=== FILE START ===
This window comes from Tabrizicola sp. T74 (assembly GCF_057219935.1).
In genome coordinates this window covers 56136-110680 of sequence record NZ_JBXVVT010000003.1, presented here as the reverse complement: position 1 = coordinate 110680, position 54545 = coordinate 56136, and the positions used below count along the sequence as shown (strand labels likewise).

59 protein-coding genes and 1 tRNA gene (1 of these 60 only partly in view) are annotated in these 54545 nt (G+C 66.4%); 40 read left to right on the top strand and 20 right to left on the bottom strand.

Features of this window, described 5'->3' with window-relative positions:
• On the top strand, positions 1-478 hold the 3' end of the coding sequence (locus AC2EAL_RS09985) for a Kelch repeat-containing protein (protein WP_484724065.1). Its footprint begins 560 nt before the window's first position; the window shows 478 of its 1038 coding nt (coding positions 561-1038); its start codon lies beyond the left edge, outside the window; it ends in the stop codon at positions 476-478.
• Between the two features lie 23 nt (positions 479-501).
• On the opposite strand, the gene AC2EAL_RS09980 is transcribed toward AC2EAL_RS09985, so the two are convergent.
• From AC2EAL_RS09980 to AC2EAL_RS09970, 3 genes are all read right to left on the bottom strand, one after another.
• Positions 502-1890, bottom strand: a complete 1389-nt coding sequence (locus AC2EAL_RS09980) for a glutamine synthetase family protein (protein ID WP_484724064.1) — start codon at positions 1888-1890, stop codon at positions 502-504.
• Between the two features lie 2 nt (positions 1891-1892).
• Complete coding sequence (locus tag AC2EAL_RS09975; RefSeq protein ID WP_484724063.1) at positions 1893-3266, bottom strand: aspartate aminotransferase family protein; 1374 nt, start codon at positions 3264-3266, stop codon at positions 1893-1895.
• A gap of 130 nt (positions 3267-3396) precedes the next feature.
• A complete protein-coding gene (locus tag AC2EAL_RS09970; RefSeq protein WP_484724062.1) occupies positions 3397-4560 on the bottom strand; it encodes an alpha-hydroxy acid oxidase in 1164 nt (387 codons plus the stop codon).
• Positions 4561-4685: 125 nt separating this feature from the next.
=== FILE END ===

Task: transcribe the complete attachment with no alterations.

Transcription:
This window comes from Tabrizicola sp. T74 (assembly GCF_057219935.1).
In genome coordinates this window covers 56136-110680 of sequence record NZ_JBXVVT010000003.1, presented here as the reverse complement: position 1 = coordinate 110680, position 54545 = coordinate 56136, and the positions used below count along the sequence as shown (strand labels likewise).

59 protein-coding genes and 1 tRNA gene (1 of these 60 only partly in view) are annotated in these 54545 nt (G+C 66.4%); 40 read left to right on the top strand and 20 right to left on the bottom strand.

Features of this window, described 5'->3' with window-relative positions:
• On the top strand, positions 1-478 hold the 3' end of the coding sequence (locus AC2EAL_RS09985) for a Kelch repeat-containing protein (protein WP_484724065.1). Its footprint begins 560 nt before the window's first position; the window shows 478 of its 1038 coding nt (coding positions 561-1038); its start codon lies beyond the left edge, outside the window; it ends in the stop codon at positions 476-478.
• Between the two features lie 23 nt (positions 479-501).
• On the opposite strand, the gene AC2EAL_RS09980 is transcribed toward AC2EAL_RS09985, so the two are convergent.
• From AC2EAL_RS09980 to AC2EAL_RS09970, 3 genes are all read right to left on the bottom strand, one after another.
• Positions 502-1890, bottom strand: a complete 1389-nt coding sequence (locus AC2EAL_RS09980) for a glutamine synthetase family protein (protein ID WP_484724064.1) — start codon at positions 1888-1890, stop codon at positions 502-504.
• Between the two features lie 2 nt (positions 1891-1892).
• Complete coding sequence (locus tag AC2EAL_RS09975; RefSeq protein ID WP_484724063.1) at positions 1893-3266, bottom strand: aspartate aminotransferase family protein; 1374 nt, start codon at positions 3264-3266, stop codon at positions 1893-1895.
• A gap of 130 nt (positions 3267-3396) precedes the next feature.
• A complete protein-coding gene (locus tag AC2EAL_RS09970; RefSeq protein WP_484724062.1) occupies positions 3397-4560 on the bottom strand; it encodes an alpha-hydroxy acid oxidase in 1164 nt (387 codons plus the stop codon).
• Positions 4561-4685: 125 nt separating this feature from the next.